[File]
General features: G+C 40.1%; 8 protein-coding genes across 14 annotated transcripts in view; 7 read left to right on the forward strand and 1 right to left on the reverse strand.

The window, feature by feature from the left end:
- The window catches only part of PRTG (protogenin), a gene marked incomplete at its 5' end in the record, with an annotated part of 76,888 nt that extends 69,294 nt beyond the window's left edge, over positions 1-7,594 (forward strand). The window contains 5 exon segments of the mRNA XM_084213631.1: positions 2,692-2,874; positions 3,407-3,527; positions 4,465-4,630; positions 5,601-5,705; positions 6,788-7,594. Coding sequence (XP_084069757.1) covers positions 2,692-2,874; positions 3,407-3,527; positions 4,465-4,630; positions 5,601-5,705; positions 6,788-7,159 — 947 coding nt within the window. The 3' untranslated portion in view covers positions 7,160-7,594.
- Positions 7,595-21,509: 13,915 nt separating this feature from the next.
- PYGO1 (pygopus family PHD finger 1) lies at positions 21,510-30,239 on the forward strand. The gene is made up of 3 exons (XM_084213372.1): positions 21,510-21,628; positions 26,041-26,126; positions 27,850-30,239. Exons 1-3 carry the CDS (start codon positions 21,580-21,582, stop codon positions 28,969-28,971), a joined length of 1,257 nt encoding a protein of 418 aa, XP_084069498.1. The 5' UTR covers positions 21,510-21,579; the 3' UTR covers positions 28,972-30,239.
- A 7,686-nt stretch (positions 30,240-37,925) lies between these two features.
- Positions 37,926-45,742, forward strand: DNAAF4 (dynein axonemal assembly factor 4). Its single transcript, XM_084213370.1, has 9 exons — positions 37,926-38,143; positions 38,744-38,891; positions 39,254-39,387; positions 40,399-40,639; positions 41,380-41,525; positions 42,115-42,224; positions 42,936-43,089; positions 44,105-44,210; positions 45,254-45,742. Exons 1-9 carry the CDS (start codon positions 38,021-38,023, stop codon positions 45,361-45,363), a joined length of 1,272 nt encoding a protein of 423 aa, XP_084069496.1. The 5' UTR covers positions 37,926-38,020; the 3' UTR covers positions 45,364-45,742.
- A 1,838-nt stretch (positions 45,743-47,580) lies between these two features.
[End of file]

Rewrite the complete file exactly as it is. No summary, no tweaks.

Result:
General features: G+C 40.1%; 8 protein-coding genes across 14 annotated transcripts in view; 7 read left to right on the forward strand and 1 right to left on the reverse strand.

The window, feature by feature from the left end:
- The window catches only part of PRTG (protogenin), a gene marked incomplete at its 5' end in the record, with an annotated part of 76,888 nt that extends 69,294 nt beyond the window's left edge, over positions 1-7,594 (forward strand). The window contains 5 exon segments of the mRNA XM_084213631.1: positions 2,692-2,874; positions 3,407-3,527; positions 4,465-4,630; positions 5,601-5,705; positions 6,788-7,594. Coding sequence (XP_084069757.1) covers positions 2,692-2,874; positions 3,407-3,527; positions 4,465-4,630; positions 5,601-5,705; positions 6,788-7,159 — 947 coding nt within the window. The 3' untranslated portion in view covers positions 7,160-7,594.
- Positions 7,595-21,509: 13,915 nt separating this feature from the next.
- PYGO1 (pygopus family PHD finger 1) lies at positions 21,510-30,239 on the forward strand. The gene is made up of 3 exons (XM_084213372.1): positions 21,510-21,628; positions 26,041-26,126; positions 27,850-30,239. Exons 1-3 carry the CDS (start codon positions 21,580-21,582, stop codon positions 28,969-28,971), a joined length of 1,257 nt encoding a protein of 418 aa, XP_084069498.1. The 5' UTR covers positions 21,510-21,579; the 3' UTR covers positions 28,972-30,239.
- A 7,686-nt stretch (positions 30,240-37,925) lies between these two features.
- Positions 37,926-45,742, forward strand: DNAAF4 (dynein axonemal assembly factor 4). Its single transcript, XM_084213370.1, has 9 exons — positions 37,926-38,143; positions 38,744-38,891; positions 39,254-39,387; positions 40,399-40,639; positions 41,380-41,525; positions 42,115-42,224; positions 42,936-43,089; positions 44,105-44,210; positions 45,254-45,742. Exons 1-9 carry the CDS (start codon positions 38,021-38,023, stop codon positions 45,361-45,363), a joined length of 1,272 nt encoding a protein of 423 aa, XP_084069496.1. The 5' UTR covers positions 37,926-38,020; the 3' UTR covers positions 45,364-45,742.
- A 1,838-nt stretch (positions 45,743-47,580) lies between these two features.